J.R.R Tolkien wrote: “Not all those who wander are lost”.
As the Wanderer Festival, held in the historic Sapphire Coast village of Pambula, returns for its second year, the same could be said of its founder, producer, and programmer, Simon Daly. In fact, Simon says that this festival, and COVID, saved him from himself.
I’ll come back to that.
When I catch up with Simon, he’s half a world away, still on a high from seeing Tame Impala play in South America to a massive crowd with nary an Australian in sight.
“Sometimes”, he says, “travelling overseas to see an artist or festival reminds you again why you love it.”
I don’t think Simon needs much reminding. The answer to the very last question I had planned to ask him, “Does organising festivals still give you joy?”, was already palpably self-evident.
I’m going to be honest and say that when I first saw a picture of Simon Daly, I thought he was just starting out, and Pambula, and Wanderer, were his first rodeos before much bigger things.
As it turns out, he’s youthful exuberance, but old hat.
This is Simon’s 30th year doing this, with 1993’s (Rock Above The) Falls Festival in Lorne, Victoria his first foray after thinking he could create a better New Year’s Eve party for his friends and family.
There were nine musical acts. Tickets were $20. Double his estimated crowd of 5000 arrived.
“Everyone came and brought a friend. The following year everyone came again and brought more friends.”
Ten years later, the festival expanded to include Marion Bay, Tasmania. That venue is currently on the market. Then, in 2013, clearly liking his 3s, Simon stepped aside from Falls to focus on his young family.
With his personal priorities changed (although one of Simon’s boys is called Bowie after the single most epic concert experience Simon had at Glastonbury), he decided to create a new festival for friends and families, called Lost Lands.
“That was hard. Hard work organising something sustainable and family centric. But just as Lost Lands was about to break even, COVID struck.”
Lost Lands was cancelled three times, once due to the 2019 bushfires, twice due to the pandemic.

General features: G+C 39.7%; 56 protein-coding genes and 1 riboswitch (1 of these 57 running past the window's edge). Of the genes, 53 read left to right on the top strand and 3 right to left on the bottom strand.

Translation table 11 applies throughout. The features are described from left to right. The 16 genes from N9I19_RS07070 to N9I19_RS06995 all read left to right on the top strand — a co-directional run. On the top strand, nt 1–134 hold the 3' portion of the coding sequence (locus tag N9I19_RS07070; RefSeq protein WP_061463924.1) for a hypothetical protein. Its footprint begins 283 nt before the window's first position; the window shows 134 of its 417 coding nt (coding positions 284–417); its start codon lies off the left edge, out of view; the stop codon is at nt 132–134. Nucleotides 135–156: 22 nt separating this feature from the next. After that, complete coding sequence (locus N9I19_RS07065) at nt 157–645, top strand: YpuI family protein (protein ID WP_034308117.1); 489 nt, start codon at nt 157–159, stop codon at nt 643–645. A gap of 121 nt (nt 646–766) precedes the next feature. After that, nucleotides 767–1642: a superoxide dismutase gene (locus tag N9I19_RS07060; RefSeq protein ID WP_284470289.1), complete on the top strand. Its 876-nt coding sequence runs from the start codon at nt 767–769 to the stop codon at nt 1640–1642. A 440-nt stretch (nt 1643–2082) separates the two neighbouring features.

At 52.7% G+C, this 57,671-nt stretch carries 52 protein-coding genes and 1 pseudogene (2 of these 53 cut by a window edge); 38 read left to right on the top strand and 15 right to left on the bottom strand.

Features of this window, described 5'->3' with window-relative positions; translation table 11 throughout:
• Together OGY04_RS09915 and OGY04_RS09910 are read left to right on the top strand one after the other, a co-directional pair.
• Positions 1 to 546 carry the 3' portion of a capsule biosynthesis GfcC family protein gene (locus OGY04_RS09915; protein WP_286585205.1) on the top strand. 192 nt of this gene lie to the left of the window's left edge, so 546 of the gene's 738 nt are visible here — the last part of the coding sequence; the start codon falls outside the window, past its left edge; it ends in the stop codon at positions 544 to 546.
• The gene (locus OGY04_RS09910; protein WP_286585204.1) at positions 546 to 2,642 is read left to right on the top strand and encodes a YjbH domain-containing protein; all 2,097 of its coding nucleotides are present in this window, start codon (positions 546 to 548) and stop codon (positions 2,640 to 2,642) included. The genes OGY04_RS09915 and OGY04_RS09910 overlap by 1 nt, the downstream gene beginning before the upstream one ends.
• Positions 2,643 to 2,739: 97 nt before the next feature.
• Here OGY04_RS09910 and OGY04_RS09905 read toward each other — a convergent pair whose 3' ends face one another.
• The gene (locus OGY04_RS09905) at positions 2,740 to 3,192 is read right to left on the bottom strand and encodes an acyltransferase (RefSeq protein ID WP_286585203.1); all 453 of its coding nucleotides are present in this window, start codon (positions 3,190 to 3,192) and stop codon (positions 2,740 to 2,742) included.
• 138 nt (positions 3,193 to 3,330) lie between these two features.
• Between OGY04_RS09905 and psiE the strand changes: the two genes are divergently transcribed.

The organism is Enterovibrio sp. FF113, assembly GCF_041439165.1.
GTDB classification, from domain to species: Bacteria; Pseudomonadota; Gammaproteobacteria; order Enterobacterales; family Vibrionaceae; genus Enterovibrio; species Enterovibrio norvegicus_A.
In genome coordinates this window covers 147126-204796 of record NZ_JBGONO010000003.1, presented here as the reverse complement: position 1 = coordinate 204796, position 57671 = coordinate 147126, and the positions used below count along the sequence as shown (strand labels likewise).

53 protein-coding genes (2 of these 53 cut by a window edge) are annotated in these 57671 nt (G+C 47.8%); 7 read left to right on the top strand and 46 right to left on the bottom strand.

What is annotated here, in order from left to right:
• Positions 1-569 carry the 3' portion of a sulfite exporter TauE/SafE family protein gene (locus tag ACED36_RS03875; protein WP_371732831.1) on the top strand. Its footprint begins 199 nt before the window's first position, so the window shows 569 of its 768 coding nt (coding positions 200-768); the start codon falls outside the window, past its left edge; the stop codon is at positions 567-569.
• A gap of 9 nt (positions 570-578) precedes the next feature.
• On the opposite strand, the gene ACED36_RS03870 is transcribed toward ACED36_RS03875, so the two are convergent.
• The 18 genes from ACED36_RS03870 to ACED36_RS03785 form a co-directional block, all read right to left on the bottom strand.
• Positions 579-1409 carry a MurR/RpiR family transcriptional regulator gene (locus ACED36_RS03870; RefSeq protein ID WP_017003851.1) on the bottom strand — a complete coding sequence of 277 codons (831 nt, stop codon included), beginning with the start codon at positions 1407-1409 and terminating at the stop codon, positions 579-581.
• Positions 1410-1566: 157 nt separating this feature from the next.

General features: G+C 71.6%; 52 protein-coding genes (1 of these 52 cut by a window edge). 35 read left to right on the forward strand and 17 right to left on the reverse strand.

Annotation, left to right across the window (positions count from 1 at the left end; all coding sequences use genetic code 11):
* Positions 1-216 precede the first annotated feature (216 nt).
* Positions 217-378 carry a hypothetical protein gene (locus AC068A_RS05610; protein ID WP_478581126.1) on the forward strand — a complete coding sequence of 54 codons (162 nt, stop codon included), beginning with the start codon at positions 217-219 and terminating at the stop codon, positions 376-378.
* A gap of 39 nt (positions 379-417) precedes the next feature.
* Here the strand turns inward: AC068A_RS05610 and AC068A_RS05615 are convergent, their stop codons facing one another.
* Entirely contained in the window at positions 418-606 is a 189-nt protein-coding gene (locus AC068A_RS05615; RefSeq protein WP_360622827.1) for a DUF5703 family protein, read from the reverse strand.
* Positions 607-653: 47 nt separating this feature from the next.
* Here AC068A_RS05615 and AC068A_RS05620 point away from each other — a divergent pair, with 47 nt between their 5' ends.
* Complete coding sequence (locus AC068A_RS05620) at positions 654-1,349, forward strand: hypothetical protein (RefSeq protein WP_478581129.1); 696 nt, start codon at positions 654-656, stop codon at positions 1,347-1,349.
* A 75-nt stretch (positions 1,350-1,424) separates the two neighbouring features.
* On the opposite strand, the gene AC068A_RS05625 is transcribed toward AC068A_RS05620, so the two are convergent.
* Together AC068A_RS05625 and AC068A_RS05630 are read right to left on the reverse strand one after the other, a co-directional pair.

In 2020, Simon and his family left his long-time Victorian home and moved to Pambula. Even standing outside in the glorious Mexican sunshine while we chat, Simon says:
“Pambula’s better. It’s always the best weather and conditions. COVID saved me from myself.”
He could see that musicians and other artists were devastated, both emotionally and financially. So he started to approach local government, old contacts and new, about the potential of a music festival where he’d laid that same old hat.
The 2022 Wanderer Festival combined the family element of Lost Lands with international artists like The Dandy Warhols and Curtis Harding, Australian acts including Wolfmother, The Teskey Brothers, and Ziggy Alberts, and local acts, workshops, artists, and volunteers (340 of them).
Ticket sales were capped at around 10k attendees and sold out quickly.
“All ages attended. Everything was sustainable; we didn’t even have red bins!” Simon enthuses. “It was really intimate and special. After that festival, even up to now, people still stop me in the street to say thank you. It is the most community festival I have ever produced.”
This second, upcoming Wanderer festival saw Simon put in a lot of preparatory work, campaigning to the NSW government as to why and how the Sapphire Coast community benefited financially and emotionally from the inaugural event.
His eyes light up as he mentions the first of the more than 70 artists announced in this year’s line-up – The Jungle Giants, American Kevin Morby, cult rockers Spiderbait, Lisa Mitchell, and the Melbourne Ska Orchestra.
“Everything worked in 2022, despite the tyranny of distance around booking hire providers,” Simon explains. “All the artists had such a great time. Everyone had space and places for them whether they were lost landers or wanderers. It won’t ever be bigger, in terms of numbers, but we can still do this better.”
This is Simon’s 46th festival. He honestly doesn’t look like he’s celebrated that many birthdays.
This is where I ask him if all this still brings him joy.
“Absolutely,” he states, quickly and confidently. “It’s the creativity. Especially as it’s a little bit different, unique in its location, and the event itself. You’re carving a new path, bringing people together of all generations, and making them happy.
“It’s one of the great things that we can do, and I feel pretty lucky to be producing something like that.”
So do we.
Pre-sale tickets were released on 20 April. You can camp, glamp, or book local accommodation. Bicycles, keep cups, and children are encouraged. You can attend one day, two, or all three. The Wanderer Festival, on Pambula Beach, runs from 29 September to 1 October 1, 2023. For more info and tickets, head to wanderer.com.au/